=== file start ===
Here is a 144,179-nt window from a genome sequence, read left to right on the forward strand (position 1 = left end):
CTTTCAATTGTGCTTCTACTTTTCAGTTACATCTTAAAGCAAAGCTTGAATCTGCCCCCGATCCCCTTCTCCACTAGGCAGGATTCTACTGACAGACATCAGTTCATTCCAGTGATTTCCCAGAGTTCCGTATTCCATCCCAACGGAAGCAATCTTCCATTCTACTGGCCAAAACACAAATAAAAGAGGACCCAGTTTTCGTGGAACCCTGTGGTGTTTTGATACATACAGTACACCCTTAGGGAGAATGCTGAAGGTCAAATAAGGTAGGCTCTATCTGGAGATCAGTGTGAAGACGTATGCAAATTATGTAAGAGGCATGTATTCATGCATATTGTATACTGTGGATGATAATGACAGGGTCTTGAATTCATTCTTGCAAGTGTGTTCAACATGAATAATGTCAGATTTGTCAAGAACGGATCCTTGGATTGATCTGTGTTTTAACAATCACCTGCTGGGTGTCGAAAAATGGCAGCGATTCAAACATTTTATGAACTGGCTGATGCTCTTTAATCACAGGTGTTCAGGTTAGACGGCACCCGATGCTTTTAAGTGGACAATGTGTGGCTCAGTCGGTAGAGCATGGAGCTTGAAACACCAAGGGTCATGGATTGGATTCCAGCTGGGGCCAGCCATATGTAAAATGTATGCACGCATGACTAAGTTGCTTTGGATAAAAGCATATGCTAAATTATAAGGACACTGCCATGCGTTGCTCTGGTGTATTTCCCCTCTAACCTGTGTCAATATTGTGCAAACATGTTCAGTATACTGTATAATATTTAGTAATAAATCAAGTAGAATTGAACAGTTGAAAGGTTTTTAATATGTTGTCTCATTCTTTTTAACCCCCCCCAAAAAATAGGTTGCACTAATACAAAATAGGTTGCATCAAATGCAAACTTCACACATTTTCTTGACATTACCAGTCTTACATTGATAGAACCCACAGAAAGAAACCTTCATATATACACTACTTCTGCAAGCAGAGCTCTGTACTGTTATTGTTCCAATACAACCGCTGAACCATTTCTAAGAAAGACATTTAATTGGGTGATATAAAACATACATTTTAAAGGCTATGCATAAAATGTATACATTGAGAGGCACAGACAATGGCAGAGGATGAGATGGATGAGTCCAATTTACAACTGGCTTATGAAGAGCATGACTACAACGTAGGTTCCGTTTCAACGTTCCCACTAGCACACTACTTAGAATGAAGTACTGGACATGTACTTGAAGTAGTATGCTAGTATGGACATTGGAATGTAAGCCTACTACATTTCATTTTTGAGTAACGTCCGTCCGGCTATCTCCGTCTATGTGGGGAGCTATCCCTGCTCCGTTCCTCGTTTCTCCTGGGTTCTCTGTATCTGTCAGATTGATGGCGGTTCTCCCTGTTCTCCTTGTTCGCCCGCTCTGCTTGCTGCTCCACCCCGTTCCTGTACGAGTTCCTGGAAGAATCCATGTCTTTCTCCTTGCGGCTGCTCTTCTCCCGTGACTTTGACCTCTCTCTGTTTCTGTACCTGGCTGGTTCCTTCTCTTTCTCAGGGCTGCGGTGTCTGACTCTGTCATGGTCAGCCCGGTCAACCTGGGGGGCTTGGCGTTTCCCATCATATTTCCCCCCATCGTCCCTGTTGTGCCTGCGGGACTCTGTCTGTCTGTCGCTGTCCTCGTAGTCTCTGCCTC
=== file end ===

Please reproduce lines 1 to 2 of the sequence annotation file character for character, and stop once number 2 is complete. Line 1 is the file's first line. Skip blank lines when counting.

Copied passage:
Here is a 144,179-nt window from a genome sequence, read left to right on the forward strand (position 1 = left end):
CTTTCAATTGTGCTTCTACTTTTCAGTTACATCTTAAAGCAAAGCTTGAATCTGCCCCCGATCCCCTTCTCCACTAGGCAGGATTCTACTGACAGACATCAGTTCATTCCAGTGATTTCCCAGAGTTCCGTATTCCATCCCAACGGAAGCAATCTTCCATTCTACTGGCCAAAACACAAATAAAAGAGGACCCAGTTTTCGTGGAACCCTGTGGTGTTTTGATACATACAGTACACCCTTAGGGAGAATGCTGAAGGTCAAATAAGGTAGGCTCTATCTGGAGATCAGTGTGAAGACGTATGCAAATTATGTAAGAGGCATGTATTCATGCATATTGTATACTGTGGATGATAATGACAGGGTCTTGAATTCATTCTTGCAAGTGTGTTCAACATGAATAATGTCAGATTTGTCAAGAACGGATCCTTGGATTGATCTGTGTTTTAACAATCACCTGCTGGGTGTCGAAAAATGGCAGCGATTCAAACATTTTATGAACTGGCTGATGCTCTTTAATCACAGGTGTTCAGGTTAGACGGCACCCGATGCTTTTAAGTGGACAATGTGTGGCTCAGTCGGTAGAGCATGGAGCTTGAAACACCAAGGGTCATGGATTGGATTCCAGCTGGGGCCAGCCATATGTAAAATGTATGCACGCATGACTAAGTTGCTTTGGATAAAAGCATATGCTAAATTATAAGGACACTGCCATGCGTTGCTCTGGTGTATTTCCCCTCTAACCTGTGTCAATATTGTGCAAACATGTTCAGTATACTGTATAATATTTAGTAATAAATCAAGTAGAATTGAACAGTTGAAAGGTTTTTAATATGTTGTCTCATTCTTTTTAACCCCCCCCAAAAAATAGGTTGCACTAATACAAAATAGGTTGCATCAAATGCAAACTTCACACATTTTCTTGACATTACCAGTCTTACATTGATAGAACCCACAGAAAGAAACCTTCATATATACACTACTTCTGCAAGCAGAGCTCTGTACTGTTATTGTTCCAATACAACCGCTGAACCATTTCTAAGAAAGACATTTAATTGGGTGATATAAAACATACATTTTAAAGGCTATGCATAAAATGTATACATTGAGAGGCACAGACAATGGCAGAGGATGAGATGGATGAGTCCAATTTACAACTGGCTTATGAAGAGCATGACTACAACGTAGGTTCCGTTTCAACGTTCCCACTAGCACACTACTTAGAATGAAGTACTGGACATGTACTTGAAGTAGTATGCTAGTATGGACATTGGAATGTAAGCCTACTACATTTCATTTTTGAGTAACGTCCGTCCGGCTATCTCCGTCTATGTGGGGAGCTATCCCTGCTCCGTTCCTCGTTTCTCCTGGGTTCTCTGTATCTGTCAGATTGATGGCGGTTCTCCCTGTTCTCCTTGTTCGCCCGCTCTGCTTGCTGCTCCACCCCGTTCCTGTACGAGTTCCTGGAAGAATCCATGTCTTTCTCCTTGCGGCTGCTCTTCTCCCGTGACTTTGACCTCTCTCTGTTTCTGTACCTGGCTGGTTCCTTCTCTTTCTCAGGGCTGCGGTGTCTGACTCTGTCATGGTCAGCCCGGTCAACCTGGGGGGCTTGGCGTTTCCCATCATATTTCCCCCCATCGTCCCTGTTGTGCCTGCGGGACTCTGTCTGTCTGTCGCTGTCCTCGTAGTCTCTGCCTC